“The purpose of the event
is to promote the art and talent we have in our community,” said
Linda Parra, president of the festival committee. She is
also founder of Nuestra Gente Community Projects, Inc., a
non-profit, Toledo-based organization that provides educational,
social service and public safety services to the Latino
Longtime local artist
Robert García was the recipient of the Barrio Latino
Distinguished Artist Award. The glass award was shaped like a
Ms. Zapata was one among
several local artists featured at the event, which also
included: Martinez, Rubén García, Mario Dario, and Cecilio
Garcia. The artists are members of the Organization of Latino
Artists (OLA), a local group that promotes multicultural art by
helping local youths develop their artistic skills and using art
to beautify Toledo.
”We do have some great
talented artists in Toledo,” said Ms. Zapata, who serves as
president of the artist organization. “But we don’t see a lot
of our Latino artists represented out there in local galleries;
we need to push for that.”
Ms. Zapata is a
multi-talented artists who not only a canvas painter, she
creates a variety of unique, hand-made products ranging from
jewelry, wreaths, wooden skulls that are popular during the
holiday El Día de los Muertos. She also uses a variety of
items, such as cowboy hats as a canvas for her artistic talents.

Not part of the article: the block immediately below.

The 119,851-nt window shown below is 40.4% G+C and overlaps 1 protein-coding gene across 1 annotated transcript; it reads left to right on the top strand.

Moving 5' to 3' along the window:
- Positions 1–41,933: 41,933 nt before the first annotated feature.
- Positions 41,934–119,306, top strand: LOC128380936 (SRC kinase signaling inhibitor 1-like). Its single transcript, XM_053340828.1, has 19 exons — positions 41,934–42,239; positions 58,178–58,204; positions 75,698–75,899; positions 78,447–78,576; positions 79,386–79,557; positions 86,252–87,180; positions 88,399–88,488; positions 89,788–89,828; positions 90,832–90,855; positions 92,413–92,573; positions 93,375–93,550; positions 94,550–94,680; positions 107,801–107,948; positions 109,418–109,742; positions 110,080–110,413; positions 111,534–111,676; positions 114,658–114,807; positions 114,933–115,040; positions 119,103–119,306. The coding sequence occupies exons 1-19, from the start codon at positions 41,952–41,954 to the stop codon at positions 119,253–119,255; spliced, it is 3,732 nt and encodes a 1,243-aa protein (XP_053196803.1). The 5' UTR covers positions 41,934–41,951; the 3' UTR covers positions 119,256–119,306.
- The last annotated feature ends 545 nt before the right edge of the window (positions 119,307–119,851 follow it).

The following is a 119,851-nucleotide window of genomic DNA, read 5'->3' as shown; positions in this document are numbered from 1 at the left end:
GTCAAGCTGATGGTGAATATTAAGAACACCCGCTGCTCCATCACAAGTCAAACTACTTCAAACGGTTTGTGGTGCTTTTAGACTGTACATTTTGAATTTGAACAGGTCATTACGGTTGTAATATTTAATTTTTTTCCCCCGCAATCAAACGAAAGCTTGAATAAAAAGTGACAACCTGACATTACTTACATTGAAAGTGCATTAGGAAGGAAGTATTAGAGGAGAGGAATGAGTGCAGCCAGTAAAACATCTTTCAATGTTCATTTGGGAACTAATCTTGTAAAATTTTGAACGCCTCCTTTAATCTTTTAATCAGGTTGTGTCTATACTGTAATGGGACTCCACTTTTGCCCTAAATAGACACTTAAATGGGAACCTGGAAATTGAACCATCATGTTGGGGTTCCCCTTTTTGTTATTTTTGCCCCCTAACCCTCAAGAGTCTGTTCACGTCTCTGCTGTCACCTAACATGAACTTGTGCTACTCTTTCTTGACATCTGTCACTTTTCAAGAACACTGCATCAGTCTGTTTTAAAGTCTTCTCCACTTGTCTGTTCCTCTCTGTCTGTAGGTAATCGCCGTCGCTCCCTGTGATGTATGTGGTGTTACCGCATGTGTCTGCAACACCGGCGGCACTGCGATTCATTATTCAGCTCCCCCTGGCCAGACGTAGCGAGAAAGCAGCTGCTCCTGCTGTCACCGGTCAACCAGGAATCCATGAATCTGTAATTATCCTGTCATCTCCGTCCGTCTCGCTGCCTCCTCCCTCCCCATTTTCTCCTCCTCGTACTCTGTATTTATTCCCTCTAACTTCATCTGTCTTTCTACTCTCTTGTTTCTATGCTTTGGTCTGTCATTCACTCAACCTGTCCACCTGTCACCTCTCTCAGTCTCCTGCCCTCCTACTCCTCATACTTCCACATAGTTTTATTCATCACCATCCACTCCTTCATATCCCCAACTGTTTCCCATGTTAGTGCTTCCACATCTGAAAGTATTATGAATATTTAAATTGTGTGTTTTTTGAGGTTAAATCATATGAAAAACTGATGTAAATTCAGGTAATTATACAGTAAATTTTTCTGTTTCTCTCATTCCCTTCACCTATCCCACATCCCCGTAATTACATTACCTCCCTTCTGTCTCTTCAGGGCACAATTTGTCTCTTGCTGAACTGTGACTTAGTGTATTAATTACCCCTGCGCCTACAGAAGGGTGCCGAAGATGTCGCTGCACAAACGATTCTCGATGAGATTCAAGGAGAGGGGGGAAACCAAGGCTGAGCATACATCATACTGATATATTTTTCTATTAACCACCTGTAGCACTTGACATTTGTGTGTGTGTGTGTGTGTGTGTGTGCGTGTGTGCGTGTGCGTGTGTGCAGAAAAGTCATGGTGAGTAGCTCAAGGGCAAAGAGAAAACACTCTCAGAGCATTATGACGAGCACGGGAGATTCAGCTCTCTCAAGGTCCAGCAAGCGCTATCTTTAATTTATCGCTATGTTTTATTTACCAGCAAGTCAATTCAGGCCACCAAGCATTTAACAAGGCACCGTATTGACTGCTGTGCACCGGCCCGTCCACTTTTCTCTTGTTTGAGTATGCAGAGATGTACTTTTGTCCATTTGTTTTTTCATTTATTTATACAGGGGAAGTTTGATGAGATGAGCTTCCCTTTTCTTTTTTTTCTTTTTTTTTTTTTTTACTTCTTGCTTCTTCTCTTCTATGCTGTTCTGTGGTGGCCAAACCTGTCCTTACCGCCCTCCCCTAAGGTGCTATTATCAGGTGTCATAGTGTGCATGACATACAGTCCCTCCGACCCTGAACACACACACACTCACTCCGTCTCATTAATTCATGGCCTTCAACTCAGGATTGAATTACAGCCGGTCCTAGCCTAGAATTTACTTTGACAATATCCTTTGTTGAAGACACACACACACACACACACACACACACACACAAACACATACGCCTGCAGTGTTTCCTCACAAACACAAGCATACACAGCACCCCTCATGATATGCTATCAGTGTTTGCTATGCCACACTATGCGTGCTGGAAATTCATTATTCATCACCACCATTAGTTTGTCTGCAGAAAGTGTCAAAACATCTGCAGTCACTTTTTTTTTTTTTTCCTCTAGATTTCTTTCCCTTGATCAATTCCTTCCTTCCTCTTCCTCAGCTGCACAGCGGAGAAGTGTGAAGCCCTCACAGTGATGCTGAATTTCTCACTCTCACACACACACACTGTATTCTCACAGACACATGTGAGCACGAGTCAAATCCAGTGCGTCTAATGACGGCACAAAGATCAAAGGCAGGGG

“I have creative Attention
Deficit Disorder,” Ms. Zapata joked. “I get bored of painting,
so I put down the brush and move to the next thing to keep
things fresh. “I think anything can be considered art. I’ve seen
installation art strung from ceiling.
“It’s all about creativity
and how far you can push it.”
Many people are artists
but don’t realize is, she said. People who do print-making,
air-brushing and metal work sculpting are all forms of art.
This year’s festival
kicked off with some opening remarks by Toledo Mayor D.
Michael Collins and a noon blessing by Padre Juan
Francisco Molina, priest at Saints Peter & Paul Catholic
Church. Father Molina is a strong supporter of art programs and
the positive impact it can have on people, especially youths.
Art provides youth an opportunity to express themselves, he
“A high school student may
not have exposure to all the mediums of art,” said Ms. Zapata.
“OLA’s goal is to reach those students – they could have talent
and not even know it.”
Performances by El Corazón
De Mexico folkloric dance group had festival attendees cheering
loudly and prompted drivers passing by Broadway to pause and
watch. The dance group, which has youth and adults, took turns
performing dances native to the various states of Mexico.
14, a 9th grader at Toledo’s Early College, has been
dancing with the group for 9 ½ years.
“It’s cool to be involved
with traditional dances and share your culture,” the young
of Toledo founded the dance group in 1996 with nine members,
which included her husband. Today the group boasts over 50
dancers who perform 140 concerts per year. They have performed
in 11 states.
Proceeds raised during the
festival will be given to four local non-profit organizations,
including The Toledo Seagate Foodbank, OLA, The Providence
Center, and Nuestra Gente.
The Festival Committee
included: Ms. Parra, Ms. Zapata, Jennifer Jacobs, CEO of The
Providence Center, Mindy Rapp, program manager at Toledo Seagate
Food Bank, and Robert Torres, executive director of the
Northwest Ohio Hispanic Chamber of Commerce.